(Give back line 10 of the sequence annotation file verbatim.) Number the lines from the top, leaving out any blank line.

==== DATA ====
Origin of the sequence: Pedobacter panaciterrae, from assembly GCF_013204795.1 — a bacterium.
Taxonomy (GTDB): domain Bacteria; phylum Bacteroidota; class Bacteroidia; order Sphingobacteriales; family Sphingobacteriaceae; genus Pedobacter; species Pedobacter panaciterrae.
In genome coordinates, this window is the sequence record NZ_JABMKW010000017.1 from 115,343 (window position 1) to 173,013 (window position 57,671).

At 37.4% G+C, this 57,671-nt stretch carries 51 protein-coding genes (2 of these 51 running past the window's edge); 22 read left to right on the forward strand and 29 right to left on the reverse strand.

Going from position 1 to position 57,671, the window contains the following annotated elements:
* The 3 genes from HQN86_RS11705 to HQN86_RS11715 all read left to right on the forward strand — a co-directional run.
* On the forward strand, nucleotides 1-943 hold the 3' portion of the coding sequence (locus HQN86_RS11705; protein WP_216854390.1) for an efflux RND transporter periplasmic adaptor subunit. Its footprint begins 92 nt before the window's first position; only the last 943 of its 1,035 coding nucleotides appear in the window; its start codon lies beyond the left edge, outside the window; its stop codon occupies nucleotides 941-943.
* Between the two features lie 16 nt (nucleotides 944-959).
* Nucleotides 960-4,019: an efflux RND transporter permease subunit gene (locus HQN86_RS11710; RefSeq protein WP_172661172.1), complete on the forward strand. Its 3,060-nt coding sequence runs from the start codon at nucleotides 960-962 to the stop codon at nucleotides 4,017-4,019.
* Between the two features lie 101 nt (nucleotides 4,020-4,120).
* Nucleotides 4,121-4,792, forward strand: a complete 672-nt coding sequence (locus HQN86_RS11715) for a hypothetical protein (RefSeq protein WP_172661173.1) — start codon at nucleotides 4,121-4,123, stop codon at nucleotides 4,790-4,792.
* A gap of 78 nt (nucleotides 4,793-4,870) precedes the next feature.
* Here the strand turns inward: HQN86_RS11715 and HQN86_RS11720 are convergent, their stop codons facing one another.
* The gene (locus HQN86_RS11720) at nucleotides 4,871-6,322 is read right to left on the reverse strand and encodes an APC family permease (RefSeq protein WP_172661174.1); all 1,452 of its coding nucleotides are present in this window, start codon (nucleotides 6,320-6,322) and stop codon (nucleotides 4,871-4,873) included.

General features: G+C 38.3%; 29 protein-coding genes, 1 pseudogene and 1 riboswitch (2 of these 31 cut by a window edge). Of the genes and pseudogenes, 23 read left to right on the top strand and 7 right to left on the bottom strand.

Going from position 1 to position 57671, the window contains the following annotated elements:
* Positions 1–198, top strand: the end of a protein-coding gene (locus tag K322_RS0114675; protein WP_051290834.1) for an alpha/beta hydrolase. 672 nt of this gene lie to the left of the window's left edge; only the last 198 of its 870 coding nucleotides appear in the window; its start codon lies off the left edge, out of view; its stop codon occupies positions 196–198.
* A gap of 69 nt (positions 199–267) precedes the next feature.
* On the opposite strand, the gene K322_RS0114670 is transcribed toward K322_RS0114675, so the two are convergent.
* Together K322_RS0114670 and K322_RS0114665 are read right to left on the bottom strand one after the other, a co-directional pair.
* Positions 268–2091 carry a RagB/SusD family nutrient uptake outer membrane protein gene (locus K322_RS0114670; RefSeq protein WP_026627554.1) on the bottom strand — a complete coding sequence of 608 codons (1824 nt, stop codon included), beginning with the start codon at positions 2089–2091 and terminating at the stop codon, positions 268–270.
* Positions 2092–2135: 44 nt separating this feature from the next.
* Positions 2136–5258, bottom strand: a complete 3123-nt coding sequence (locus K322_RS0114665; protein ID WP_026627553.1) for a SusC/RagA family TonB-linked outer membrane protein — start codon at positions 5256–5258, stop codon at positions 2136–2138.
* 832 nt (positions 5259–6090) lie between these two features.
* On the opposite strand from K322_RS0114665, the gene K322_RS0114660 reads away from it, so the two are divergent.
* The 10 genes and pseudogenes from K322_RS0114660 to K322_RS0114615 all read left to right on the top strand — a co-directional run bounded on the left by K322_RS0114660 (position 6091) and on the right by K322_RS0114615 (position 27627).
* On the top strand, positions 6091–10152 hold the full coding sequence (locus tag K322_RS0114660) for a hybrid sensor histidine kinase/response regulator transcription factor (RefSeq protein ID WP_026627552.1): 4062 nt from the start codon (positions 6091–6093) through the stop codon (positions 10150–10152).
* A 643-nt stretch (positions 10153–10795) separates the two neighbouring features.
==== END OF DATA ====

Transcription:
* Between the two features lie 101 nt (nucleotides 4,020-4,120).